How SARS Contributed Up To 80% Of The Success Recorded By The Police-Inspector General Of Police

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The Acting Inspector-General (I-G) of Police, Mohammed Adamu, said in Benin on Monday that the Special Anti-Robbery Squad (SARS) has contributed up to 80 per cent of the successes recorded by the Nigeria Police Force.

 

Adamu made the remark at the commencement of a three-day Human Rights Training Programme for officers of SARS in Edo.

 

The I-G, represented by CP Abiodun Odube, Commissioner of Police in charge of Training and Development, said this was in spite of the protests by Nigerians against the activities of SARS.

 

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He noted that one area of conflict between the public and SARS was in the area of human rights.

 

The I-G said the training was, therefore, a holistic approach to enhance the performance of the squad.

 

He also said that the force was committed to the training and re-training of its officers and men across the country to respect the human rights of the citizens.

 

According to him, the training seeks to improve professionalism of officers, who are expected to take the training down to their subordinates and the rank-and-file.

 

He stressed that the training was part of a holistic reform to get police personnel adequately equipped to discharge their duties and win the trust of Nigerians.

 

Meanwhile, CP Mohammed DanMallam, Edo Commissioner of Police, commended the I-G for approving the participation of officers of the command in the intensive training.

 

He said he believed that the training would aid the repositioning of the police for more efficiency and put them in good relations with members of the public.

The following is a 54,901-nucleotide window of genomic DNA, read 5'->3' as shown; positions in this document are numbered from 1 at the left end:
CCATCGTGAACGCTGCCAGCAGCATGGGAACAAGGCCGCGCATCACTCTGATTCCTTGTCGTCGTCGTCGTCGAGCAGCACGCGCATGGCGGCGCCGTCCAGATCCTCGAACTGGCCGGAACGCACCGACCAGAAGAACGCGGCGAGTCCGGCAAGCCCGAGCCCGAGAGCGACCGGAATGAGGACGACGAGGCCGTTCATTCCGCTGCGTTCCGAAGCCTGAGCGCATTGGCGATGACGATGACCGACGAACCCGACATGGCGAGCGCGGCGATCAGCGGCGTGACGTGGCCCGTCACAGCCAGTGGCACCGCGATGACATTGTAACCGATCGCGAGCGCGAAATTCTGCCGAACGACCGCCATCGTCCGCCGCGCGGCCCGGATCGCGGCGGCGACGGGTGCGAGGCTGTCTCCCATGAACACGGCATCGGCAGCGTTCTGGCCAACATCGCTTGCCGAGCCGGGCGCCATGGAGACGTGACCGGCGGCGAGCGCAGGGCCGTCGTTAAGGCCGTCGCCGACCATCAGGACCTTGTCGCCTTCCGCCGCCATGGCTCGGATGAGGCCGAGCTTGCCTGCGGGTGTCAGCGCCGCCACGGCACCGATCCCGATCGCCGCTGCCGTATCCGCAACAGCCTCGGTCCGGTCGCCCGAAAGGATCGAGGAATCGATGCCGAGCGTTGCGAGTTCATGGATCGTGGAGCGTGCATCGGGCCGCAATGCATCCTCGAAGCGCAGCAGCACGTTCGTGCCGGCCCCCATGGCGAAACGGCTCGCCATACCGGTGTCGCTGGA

Earlier, Dr Uju Agomoh, Executive-Director, Prisoners’ Rehabilitation and Welfare Action (PRAWA), said it would be the first time such training on human rights would be scaled down to the unit levels.

 

Agomoh, whose organisation provided the technical support for the training, noted that it was not enough to call for banning of police units.

 

According to her, the units should be supported with training and re-training, to get the best out of them.

 

Meanwhile, Mr Hartmut Zander, Project Manager, Deutsche Gesellschaft für Internationale Zusammenarbeit, GIZ, (German society for international cooperation), said GIZ had been sponsoring reforms and trainings in the Nigeria Police through its Police Programme Africa.

 

He said that the exercise had been running for more than three years.

 

Zander said that GIZ aims at ensuring holistic reforms in the way police jobs are carried out and to promote international best practices in policing within Nigeria, in particular, and Africa, at large.

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